Who doesn't appreciate a good tune? Apparently, some people don't "get" music, researchers have found.
Although these people may be capable of experiencing pleasure in other ways — such as through food, money or sex — they don't enjoy music, according to a study published online today (March 6) in the journal Current Biology.
Scientists have long known about amusia, a specific impairment in music perception that can be either innate or acquired — for instance, as a result of brain damage. This impairment can prevent people from processing music in the way most people do. But the participants in the new study did not have amusia, and yet they were still indifferent to music, the researchers found.
"What we found was that there were people who specifically didn't enjoy music, but they enjoyed other kinds of rewards," said study author Josep Marco-Pallarés of the University of Barcelona.
The study's authors called this condition "specific musical anhedonia," an inability to experience pleasure from music. [10 Things You Didn't Know About the Brain]
In the study, the research team examined 30 people divided evenly into three groups. The participants were asked to do a music task and a so-called monetary-incentive-delay task. In the music task, participants listened to music that mostly included classical pieces composed by, for instance, Beethoven and Vivaldi, and rated how pleasant they found the music. In the monetary-incentive-delay task, participants were asked to respond in order to win or not lose between 20 eurocentsand 2 euros (about 25 cents to $2.75).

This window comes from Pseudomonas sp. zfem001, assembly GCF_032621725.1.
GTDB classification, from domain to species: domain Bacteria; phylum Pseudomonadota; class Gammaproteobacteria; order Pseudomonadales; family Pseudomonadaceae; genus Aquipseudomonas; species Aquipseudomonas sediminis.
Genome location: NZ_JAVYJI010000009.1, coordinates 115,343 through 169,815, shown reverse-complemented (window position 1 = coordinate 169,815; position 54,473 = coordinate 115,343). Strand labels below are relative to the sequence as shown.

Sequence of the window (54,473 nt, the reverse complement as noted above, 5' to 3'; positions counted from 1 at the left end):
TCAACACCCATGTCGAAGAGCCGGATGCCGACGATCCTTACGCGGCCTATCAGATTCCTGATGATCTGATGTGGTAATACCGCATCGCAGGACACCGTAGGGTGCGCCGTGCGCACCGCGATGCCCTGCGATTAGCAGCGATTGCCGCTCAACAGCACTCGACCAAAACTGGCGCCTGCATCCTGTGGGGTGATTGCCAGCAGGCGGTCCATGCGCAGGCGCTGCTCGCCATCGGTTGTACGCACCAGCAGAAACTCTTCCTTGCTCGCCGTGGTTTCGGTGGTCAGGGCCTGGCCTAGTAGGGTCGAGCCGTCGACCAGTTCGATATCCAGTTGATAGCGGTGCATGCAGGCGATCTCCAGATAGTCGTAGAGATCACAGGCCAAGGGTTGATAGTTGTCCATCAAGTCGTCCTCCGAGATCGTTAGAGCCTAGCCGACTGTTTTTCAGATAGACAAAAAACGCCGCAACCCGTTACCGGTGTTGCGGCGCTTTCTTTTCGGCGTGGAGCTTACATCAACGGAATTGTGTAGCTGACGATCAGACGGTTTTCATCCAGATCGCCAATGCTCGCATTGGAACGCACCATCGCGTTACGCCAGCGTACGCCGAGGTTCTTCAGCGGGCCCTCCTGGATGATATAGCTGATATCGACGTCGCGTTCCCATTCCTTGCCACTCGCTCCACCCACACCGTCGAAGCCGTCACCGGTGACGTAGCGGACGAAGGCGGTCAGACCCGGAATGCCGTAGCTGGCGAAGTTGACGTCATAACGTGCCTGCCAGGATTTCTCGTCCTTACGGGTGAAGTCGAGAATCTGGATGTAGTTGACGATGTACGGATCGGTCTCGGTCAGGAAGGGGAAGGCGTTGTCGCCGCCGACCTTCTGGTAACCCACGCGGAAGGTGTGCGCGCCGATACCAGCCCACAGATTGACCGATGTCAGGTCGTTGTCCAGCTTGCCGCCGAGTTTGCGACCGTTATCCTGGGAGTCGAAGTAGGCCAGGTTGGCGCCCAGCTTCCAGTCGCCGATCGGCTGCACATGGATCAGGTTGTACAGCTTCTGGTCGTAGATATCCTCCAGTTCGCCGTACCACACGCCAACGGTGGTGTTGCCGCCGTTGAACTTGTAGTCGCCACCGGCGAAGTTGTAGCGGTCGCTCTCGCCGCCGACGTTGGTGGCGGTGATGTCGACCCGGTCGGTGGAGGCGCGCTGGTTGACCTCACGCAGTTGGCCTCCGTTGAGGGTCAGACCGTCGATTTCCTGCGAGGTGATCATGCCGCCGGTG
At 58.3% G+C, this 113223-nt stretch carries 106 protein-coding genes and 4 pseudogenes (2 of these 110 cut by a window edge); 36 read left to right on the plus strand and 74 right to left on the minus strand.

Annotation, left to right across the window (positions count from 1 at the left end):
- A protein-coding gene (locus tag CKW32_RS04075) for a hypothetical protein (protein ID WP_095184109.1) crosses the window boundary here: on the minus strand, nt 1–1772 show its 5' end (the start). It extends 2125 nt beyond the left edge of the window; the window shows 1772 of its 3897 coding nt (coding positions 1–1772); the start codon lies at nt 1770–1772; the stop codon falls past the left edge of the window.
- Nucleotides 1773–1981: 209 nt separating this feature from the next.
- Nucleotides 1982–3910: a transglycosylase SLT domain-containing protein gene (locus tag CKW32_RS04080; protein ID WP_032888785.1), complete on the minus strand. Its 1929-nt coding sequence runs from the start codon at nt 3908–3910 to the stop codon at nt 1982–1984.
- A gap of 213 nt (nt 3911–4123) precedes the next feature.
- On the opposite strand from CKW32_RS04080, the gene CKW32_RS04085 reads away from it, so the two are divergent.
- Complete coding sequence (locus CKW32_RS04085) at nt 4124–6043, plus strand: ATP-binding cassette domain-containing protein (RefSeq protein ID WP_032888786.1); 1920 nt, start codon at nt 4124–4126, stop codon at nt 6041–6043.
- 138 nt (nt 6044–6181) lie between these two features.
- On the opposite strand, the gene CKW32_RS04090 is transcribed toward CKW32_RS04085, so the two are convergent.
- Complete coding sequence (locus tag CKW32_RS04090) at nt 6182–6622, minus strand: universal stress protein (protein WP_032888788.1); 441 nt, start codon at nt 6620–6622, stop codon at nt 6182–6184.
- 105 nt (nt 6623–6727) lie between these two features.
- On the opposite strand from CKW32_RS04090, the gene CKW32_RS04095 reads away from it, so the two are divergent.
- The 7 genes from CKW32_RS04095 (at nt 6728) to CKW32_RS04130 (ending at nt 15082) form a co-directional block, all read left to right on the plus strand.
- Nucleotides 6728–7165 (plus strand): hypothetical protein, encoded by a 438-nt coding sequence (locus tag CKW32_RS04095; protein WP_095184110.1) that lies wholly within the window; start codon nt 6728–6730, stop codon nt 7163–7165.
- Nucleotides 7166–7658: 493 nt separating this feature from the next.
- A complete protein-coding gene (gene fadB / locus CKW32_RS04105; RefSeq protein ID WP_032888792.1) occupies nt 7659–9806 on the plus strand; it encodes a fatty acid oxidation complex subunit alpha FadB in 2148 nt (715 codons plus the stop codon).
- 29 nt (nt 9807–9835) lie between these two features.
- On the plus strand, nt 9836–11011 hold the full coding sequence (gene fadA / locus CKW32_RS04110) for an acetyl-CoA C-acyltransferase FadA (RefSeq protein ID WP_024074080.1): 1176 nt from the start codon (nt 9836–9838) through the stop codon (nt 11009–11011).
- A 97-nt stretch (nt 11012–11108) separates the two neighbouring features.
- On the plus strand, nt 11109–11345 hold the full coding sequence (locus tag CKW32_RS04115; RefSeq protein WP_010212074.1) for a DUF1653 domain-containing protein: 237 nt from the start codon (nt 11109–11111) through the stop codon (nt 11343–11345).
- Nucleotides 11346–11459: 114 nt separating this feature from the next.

Both tasks are usually associated with inducing some sort of emotional reaction in the brain. To gauge the participants' emotional responses to the tasks, the researchers analyzed heart rate and skin conductance (a measure of how well the skin conducts electricity). When a person is experiencing strong emotions, they tend to sweat more, which increases their skin conductance.
It turns out that some of the participants were emotionally oblivious to the music they were listening to, but they reacted to the monetary-incentive-delay task. Interestingly, they were still able to tell what emotions the music was supposed to represent, Marco-Pallarés told Live Science.
The researchers are not sure why some of the participants were indifferent to music, he said.
"We know that these people can enjoy other rewards," Marco-Pallarés said.
However, the researchers do know that the same area in the brain, the so-called reward system, is activated when a person is enjoying music and other kinds of rewards, like money, he said.
"But probably, this system is connected to other function areas in the brain, and this might explain why they enjoy other rewards but not music," Marco-Pallarés said, adding that further research is needed to explain this finding.
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